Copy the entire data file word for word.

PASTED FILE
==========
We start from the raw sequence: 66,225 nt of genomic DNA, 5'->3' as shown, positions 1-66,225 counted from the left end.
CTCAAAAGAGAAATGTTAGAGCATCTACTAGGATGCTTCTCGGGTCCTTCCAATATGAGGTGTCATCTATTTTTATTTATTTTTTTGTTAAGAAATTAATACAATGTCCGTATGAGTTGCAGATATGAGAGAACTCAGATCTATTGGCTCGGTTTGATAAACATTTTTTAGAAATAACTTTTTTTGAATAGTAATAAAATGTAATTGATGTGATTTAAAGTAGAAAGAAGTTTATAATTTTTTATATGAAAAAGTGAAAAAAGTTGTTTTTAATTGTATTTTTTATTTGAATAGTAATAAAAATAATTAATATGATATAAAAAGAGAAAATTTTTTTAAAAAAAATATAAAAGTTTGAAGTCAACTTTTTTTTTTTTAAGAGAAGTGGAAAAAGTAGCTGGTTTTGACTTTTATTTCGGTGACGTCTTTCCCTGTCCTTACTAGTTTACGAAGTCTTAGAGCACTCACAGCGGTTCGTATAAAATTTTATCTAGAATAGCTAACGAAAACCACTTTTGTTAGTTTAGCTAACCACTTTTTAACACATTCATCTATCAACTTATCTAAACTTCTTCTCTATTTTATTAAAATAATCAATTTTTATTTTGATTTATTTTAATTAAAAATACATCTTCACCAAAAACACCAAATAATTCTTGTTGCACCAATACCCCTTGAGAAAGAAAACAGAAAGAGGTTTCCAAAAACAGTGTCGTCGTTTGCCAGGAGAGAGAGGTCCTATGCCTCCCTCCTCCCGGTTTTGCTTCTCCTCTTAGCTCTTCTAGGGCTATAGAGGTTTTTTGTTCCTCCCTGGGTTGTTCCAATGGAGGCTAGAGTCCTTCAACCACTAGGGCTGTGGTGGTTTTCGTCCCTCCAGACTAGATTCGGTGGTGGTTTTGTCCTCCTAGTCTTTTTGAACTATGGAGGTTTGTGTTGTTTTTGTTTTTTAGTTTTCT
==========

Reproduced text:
We start from the raw sequence: 66,225 nt of genomic DNA, 5'->3' as shown, positions 1-66,225 counted from the left end.
CTCAAAAGAGAAATGTTAGAGCATCTACTAGGATGCTTCTCGGGTCCTTCCAATATGAGGTGTCATCTATTTTTATTTATTTTTTTGTTAAGAAATTAATACAATGTCCGTATGAGTTGCAGATATGAGAGAACTCAGATCTATTGGCTCGGTTTGATAAACATTTTTTAGAAATAACTTTTTTTGAATAGTAATAAAATGTAATTGATGTGATTTAAAGTAGAAAGAAGTTTATAATTTTTTATATGAAAAAGTGAAAAAAGTTGTTTTTAATTGTATTTTTTATTTGAATAGTAATAAAAATAATTAATATGATATAAAAAGAGAAAATTTTTTTAAAAAAAATATAAAAGTTTGAAGTCAACTTTTTTTTTTTTAAGAGAAGTGGAAAAAGTAGCTGGTTTTGACTTTTATTTCGGTGACGTCTTTCCCTGTCCTTACTAGTTTACGAAGTCTTAGAGCACTCACAGCGGTTCGTATAAAATTTTATCTAGAATAGCTAACGAAAACCACTTTTGTTAGTTTAGCTAACCACTTTTTAACACATTCATCTATCAACTTATCTAAACTTCTTCTCTATTTTATTAAAATAATCAATTTTTATTTTGATTTATTTTAATTAAAAATACATCTTCACCAAAAACACCAAATAATTCTTGTTGCACCAATACCCCTTGAGAAAGAAAACAGAAAGAGGTTTCCAAAAACAGTGTCGTCGTTTGCCAGGAGAGAGAGGTCCTATGCCTCCCTCCTCCCGGTTTTGCTTCTCCTCTTAGCTCTTCTAGGGCTATAGAGGTTTTTTGTTCCTCCCTGGGTTGTTCCAATGGAGGCTAGAGTCCTTCAACCACTAGGGCTGTGGTGGTTTTCGTCCCTCCAGACTAGATTCGGTGGTGGTTTTGTCCTCCTAGTCTTTTTGAACTATGGAGGTTTGTGTTGTTTTTGTTTTTTAGTTTTCT